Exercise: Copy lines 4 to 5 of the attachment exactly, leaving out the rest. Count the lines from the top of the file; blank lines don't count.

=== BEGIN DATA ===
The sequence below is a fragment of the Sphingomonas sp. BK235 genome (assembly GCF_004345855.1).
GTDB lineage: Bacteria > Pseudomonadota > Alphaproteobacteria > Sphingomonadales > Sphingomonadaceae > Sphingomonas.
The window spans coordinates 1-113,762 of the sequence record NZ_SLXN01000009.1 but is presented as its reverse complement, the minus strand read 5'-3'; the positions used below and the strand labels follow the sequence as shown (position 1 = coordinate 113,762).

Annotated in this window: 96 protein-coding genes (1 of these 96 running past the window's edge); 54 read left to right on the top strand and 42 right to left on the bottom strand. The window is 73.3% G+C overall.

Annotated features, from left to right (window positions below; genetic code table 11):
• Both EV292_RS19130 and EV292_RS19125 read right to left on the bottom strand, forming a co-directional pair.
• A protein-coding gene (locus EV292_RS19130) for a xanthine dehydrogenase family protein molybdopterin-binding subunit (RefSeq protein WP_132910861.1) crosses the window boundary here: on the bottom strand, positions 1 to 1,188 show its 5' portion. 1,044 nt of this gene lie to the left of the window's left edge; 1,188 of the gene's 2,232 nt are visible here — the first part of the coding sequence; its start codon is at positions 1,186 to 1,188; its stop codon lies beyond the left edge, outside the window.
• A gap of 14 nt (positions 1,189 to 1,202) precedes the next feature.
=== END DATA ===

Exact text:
Annotated in this window: 96 protein-coding genes (1 of these 96 running past the window's edge); 54 read left to right on the top strand and 42 right to left on the bottom strand. The window is 73.3% G+C overall.

Annotated features, from left to right (window positions below; genetic code table 11):